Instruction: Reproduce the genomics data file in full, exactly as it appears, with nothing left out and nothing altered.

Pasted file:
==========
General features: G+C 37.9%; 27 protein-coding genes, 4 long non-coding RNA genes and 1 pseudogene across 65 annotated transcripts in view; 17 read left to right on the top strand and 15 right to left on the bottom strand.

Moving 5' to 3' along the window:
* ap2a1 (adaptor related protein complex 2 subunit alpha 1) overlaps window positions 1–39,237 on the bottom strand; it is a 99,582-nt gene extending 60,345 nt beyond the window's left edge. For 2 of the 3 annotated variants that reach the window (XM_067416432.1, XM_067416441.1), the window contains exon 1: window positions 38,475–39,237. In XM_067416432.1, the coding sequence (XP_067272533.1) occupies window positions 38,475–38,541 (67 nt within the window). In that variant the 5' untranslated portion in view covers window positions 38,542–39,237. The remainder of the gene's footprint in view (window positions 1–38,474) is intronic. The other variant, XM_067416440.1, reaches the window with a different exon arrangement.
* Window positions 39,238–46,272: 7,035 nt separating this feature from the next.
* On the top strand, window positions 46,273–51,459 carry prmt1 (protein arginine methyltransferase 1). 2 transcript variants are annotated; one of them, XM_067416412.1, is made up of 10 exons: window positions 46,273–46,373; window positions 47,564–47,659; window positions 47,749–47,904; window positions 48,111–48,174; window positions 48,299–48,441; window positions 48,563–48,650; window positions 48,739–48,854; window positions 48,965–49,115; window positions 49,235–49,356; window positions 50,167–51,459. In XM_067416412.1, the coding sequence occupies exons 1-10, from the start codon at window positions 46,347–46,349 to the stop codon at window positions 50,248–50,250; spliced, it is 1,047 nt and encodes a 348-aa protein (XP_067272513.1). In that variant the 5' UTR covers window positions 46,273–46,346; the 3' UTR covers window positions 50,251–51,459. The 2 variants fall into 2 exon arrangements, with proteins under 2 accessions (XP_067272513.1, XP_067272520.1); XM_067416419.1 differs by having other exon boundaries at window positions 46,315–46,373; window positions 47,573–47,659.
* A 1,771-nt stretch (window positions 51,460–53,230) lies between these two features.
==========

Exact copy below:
General features: G+C 37.9%; 27 protein-coding genes, 4 long non-coding RNA genes and 1 pseudogene across 65 annotated transcripts in view; 17 read left to right on the top strand and 15 right to left on the bottom strand.

Moving 5' to 3' along the window:
* ap2a1 (adaptor related protein complex 2 subunit alpha 1) overlaps window positions 1–39,237 on the bottom strand; it is a 99,582-nt gene extending 60,345 nt beyond the window's left edge. For 2 of the 3 annotated variants that reach the window (XM_067416432.1, XM_067416441.1), the window contains exon 1: window positions 38,475–39,237. In XM_067416432.1, the coding sequence (XP_067272533.1) occupies window positions 38,475–38,541 (67 nt within the window). In that variant the 5' untranslated portion in view covers window positions 38,542–39,237. The remainder of the gene's footprint in view (window positions 1–38,474) is intronic. The other variant, XM_067416440.1, reaches the window with a different exon arrangement.
* Window positions 39,238–46,272: 7,035 nt separating this feature from the next.
* On the top strand, window positions 46,273–51,459 carry prmt1 (protein arginine methyltransferase 1). 2 transcript variants are annotated; one of them, XM_067416412.1, is made up of 10 exons: window positions 46,273–46,373; window positions 47,564–47,659; window positions 47,749–47,904; window positions 48,111–48,174; window positions 48,299–48,441; window positions 48,563–48,650; window positions 48,739–48,854; window positions 48,965–49,115; window positions 49,235–49,356; window positions 50,167–51,459. In XM_067416412.1, the coding sequence occupies exons 1-10, from the start codon at window positions 46,347–46,349 to the stop codon at window positions 50,248–50,250; spliced, it is 1,047 nt and encodes a 348-aa protein (XP_067272513.1). In that variant the 5' UTR covers window positions 46,273–46,346; the 3' UTR covers window positions 50,251–51,459. The 2 variants fall into 2 exon arrangements, with proteins under 2 accessions (XP_067272513.1, XP_067272520.1); XM_067416419.1 differs by having other exon boundaries at window positions 46,315–46,373; window positions 47,573–47,659.
* A 1,771-nt stretch (window positions 51,460–53,230) lies between these two features.